“We drafted our own legislation and wrote to all the council members and the mayor and said, ‘Look, the main issue here is that so many of these buildings have improper soundproofing,’” Naoum said. “No matter what you do, no matter how much you lower the sound, it’s not going to matter unless you ban performance in this location. And you can’t do that.”
Conversations with Nadeau started in 2019, in the wake of the Don’t Mute D.C. protests. That movement, Naoum said, had much in common with a recent push from activists in London (which lost 35 percent of its venues between 2007 and 2015), who have argued for the “agent of change principle,” an idea that puts the responsibility for mitigating street noise on residents and those moving into an area, rather than on performers and venues. For instance, if an apartment complex goes up near a music club, it would be the real estate developer’s responsibility to make sure their units have proper sound insulation, not the venue’s responsibility to accommodate its new neighbors. However, if a venue moved into a more residential area, it would need to ensure proper internal sound insulation.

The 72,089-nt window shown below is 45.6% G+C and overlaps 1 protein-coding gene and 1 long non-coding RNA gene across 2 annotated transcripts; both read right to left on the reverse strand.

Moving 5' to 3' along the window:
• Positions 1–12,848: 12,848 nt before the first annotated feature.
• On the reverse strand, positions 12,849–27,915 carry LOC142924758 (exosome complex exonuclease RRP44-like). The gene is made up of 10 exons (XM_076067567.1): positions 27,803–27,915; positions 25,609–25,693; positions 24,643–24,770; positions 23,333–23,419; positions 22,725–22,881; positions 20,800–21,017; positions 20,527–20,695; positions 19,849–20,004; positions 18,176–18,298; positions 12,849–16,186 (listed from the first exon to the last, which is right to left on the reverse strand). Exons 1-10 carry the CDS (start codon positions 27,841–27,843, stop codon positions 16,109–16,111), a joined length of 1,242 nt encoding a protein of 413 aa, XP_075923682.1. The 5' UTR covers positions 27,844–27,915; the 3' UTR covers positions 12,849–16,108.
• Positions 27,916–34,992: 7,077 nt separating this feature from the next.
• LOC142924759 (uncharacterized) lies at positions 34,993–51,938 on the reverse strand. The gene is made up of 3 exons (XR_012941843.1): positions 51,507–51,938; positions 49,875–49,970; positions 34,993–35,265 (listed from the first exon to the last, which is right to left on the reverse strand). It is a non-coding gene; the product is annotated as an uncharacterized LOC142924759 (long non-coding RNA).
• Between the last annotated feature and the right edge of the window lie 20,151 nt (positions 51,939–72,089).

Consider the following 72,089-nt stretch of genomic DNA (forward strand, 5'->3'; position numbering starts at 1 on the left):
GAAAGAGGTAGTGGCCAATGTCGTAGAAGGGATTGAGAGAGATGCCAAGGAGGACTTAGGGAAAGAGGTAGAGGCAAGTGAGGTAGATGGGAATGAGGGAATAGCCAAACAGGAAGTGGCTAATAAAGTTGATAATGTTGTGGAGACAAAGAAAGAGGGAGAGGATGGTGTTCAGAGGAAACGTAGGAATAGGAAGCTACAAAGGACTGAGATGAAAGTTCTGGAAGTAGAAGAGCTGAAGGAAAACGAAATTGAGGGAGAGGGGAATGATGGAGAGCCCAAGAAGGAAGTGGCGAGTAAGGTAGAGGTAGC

“In fact, the original version of the bill was called ‘Agent of Change,’” Nadeau told CapitalBop in a phone interview. She described a process that involved a lot of “back-and-forth with the performers on what this bill should encompass. From there, the discussions moved to architects, sound engineers, folks who could inform the technical pieces of this legislation so that we weren’t introducing a bill that just didn’t make any sense from a builder’s perspective.”